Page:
This is just one of many Defense In Depth layered representations but basically all of them have the same concept or structure.

This is a huge topic but to get a better picture, as a starting point I would recommend few resources worth reading that have very good examples, graphics and links to other, in-depth security topics:

- Cisco Defense-In-Depth nice graphic
 - Windows Server 2008 in an Organization's Defense in Depth Strategy - although it refers to Windows Server 2008, it gives a very good overview of the security model with a table at the end that can be used in your security planning (and modified as needed)
 - Microsoft Best Practices (in security)
 - Microsoft Security IT Showcase
 - Security Content (Executive) Overview
 - Security Guidance Topics
 - Best Practices For Enterprise Security

These are mostly Microsoft related resources but the security concept is universal and can be applied to other systems as well.
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by:cur
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citrix  and firewall products will used to implements above security components  . coz I have widows ISA and citrix as well as some level of projection on the router level as well
if some one ask the question as :what is your network security implementation ?

how can I answer to that question ?
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Sasa Kranjac earned 127 total points
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The most comprehensive answer, and probably most complete, should address security implementations across seven layers of Defense in Depth or related to layered security approach.
For example:
" We have (1) written policies and procedures that address data security and privacy by defining BYOD policies, ____ , _____ and etc.

Our (2) servers are isolated and in locked in rooms that are secured by smartcards and two keylocks. PCs and the offices are guarded by 24/7 guards.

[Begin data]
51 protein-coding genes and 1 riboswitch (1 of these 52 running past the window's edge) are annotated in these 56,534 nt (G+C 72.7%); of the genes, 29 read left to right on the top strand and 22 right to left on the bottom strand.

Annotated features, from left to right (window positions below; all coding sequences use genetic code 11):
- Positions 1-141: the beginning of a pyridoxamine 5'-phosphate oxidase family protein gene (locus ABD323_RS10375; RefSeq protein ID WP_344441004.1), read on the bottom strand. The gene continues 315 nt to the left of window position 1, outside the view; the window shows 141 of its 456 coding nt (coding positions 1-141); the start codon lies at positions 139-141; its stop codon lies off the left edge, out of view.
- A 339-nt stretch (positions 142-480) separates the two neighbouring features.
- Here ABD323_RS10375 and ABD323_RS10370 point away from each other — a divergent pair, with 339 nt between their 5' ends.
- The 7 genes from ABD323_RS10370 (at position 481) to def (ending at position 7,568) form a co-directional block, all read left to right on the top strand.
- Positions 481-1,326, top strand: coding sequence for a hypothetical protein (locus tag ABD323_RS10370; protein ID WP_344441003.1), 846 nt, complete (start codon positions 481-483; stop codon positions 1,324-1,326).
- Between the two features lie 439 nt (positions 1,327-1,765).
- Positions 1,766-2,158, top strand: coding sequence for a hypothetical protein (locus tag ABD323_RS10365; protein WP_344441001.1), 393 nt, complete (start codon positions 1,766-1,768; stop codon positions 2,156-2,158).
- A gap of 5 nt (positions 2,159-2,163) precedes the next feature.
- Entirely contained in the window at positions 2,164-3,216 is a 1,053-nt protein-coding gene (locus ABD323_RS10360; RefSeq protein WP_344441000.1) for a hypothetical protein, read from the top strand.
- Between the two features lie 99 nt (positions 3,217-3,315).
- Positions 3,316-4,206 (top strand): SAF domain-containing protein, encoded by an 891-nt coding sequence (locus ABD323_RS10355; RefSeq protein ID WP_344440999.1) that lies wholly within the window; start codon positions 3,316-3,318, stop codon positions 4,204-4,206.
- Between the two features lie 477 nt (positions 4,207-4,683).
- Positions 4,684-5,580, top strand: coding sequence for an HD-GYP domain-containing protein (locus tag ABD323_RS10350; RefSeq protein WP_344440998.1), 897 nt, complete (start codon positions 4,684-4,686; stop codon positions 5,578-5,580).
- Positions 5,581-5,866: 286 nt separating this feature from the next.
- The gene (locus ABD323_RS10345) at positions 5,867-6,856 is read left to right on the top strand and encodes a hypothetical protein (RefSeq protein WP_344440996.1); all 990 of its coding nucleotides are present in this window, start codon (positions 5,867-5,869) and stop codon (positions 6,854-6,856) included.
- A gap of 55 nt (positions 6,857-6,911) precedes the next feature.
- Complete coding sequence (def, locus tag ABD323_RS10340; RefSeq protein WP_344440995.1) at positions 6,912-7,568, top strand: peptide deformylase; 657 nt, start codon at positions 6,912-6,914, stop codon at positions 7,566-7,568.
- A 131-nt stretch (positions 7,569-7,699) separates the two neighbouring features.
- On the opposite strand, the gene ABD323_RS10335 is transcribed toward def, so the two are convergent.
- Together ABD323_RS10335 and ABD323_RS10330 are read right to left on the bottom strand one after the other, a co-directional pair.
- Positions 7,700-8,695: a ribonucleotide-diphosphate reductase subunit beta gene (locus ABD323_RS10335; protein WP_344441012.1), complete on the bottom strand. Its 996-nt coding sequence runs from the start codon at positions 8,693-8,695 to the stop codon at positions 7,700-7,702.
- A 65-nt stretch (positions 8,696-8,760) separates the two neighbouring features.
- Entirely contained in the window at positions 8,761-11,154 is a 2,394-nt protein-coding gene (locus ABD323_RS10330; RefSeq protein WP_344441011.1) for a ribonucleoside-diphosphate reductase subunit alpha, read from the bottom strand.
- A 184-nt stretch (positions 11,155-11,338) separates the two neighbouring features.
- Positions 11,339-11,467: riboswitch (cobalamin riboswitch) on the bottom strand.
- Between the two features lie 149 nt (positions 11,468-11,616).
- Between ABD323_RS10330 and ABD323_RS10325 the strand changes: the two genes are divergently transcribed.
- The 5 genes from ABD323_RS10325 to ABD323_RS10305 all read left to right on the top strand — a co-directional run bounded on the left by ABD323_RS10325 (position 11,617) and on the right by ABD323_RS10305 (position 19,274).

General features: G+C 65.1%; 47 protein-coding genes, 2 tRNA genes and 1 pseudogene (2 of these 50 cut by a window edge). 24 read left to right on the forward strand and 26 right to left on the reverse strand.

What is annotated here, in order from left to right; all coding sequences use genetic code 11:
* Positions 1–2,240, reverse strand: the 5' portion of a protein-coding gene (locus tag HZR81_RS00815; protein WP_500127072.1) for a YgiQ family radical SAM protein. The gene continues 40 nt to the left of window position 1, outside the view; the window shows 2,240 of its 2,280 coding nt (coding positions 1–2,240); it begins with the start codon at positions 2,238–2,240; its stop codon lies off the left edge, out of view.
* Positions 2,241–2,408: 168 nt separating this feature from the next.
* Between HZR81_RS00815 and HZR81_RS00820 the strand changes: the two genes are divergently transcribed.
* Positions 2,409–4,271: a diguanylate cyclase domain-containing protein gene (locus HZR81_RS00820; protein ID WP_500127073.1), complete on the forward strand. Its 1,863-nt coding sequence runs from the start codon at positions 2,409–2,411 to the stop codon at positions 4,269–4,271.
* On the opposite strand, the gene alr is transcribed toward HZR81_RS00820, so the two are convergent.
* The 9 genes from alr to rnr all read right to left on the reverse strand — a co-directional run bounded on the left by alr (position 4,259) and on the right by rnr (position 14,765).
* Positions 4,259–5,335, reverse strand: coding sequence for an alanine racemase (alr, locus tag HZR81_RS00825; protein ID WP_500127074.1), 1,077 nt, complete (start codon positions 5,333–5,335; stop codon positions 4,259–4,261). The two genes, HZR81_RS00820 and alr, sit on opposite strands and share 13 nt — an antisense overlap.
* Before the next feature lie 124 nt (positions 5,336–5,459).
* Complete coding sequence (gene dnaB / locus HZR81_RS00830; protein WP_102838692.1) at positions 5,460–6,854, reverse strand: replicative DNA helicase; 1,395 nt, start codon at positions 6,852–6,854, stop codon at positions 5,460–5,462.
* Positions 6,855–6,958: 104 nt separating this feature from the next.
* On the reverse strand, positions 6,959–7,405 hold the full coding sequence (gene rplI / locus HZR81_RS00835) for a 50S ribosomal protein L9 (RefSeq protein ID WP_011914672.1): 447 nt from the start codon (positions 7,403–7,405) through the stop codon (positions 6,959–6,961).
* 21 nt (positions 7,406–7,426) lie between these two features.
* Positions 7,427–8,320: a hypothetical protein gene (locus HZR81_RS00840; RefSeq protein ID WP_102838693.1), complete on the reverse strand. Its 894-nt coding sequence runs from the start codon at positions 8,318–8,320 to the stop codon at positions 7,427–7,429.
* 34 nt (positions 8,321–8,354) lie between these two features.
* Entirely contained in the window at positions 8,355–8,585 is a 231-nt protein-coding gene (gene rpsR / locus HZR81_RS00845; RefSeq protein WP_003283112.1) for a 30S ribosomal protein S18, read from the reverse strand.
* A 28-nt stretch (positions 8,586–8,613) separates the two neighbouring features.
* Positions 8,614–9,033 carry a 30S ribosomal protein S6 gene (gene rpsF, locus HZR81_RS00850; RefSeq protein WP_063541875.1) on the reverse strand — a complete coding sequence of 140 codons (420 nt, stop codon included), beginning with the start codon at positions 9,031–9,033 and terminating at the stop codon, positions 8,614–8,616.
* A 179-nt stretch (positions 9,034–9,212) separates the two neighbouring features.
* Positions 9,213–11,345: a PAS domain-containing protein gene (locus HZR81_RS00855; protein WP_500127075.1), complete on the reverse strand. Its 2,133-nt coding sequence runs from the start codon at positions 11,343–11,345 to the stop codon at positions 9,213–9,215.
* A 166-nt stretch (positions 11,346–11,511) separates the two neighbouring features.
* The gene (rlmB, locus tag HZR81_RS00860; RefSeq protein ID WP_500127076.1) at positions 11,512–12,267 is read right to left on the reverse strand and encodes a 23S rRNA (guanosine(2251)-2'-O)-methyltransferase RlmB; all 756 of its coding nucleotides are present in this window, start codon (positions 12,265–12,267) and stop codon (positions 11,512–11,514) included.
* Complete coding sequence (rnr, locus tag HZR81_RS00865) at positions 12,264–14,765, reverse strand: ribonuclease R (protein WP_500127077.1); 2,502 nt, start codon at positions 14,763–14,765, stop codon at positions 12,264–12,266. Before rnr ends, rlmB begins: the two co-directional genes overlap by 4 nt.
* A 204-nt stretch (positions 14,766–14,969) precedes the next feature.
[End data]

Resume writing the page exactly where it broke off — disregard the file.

Corporate network is (3) secured by state-of-the-art ISA firewall and we monitor and filter both inbound and outbound traffic. Certain URLs are not permitted and external employees are given accounts with restricted permissions.

(4) Network access policies and access protection is enforced too. Internal firewall, proxy and NAT protect internal network even further. Network separation and isolation is done by routers and switches (VLAN)

(5) All devices and computers are protected by XYZ Enterprise Class Antivirus, definitions are refreshed daily and full scan is done on Saturday afternoons. Updates to Operating systems are performed monthly, on every third Friday. Active Directory is implemented and controls access to computers, based on location, department, employee position and current performing tasks.

(6) All applications are tested and have latest patches and updates. Application update policy complies with OS update policy. Application usage permission is based on department and is enforced through Group Policy.

(7) We secure our data and access to sensitive information through Active Directory, using Dynamic Access Control, carefully planned permissions, password complexity and password expiration policies.

I think our network is well secured although we never sleep and constantly review and improve our network security policy."

This is only an example but you get the picture. Put Citrix and any other device or policy in the context and this should be your network security policy.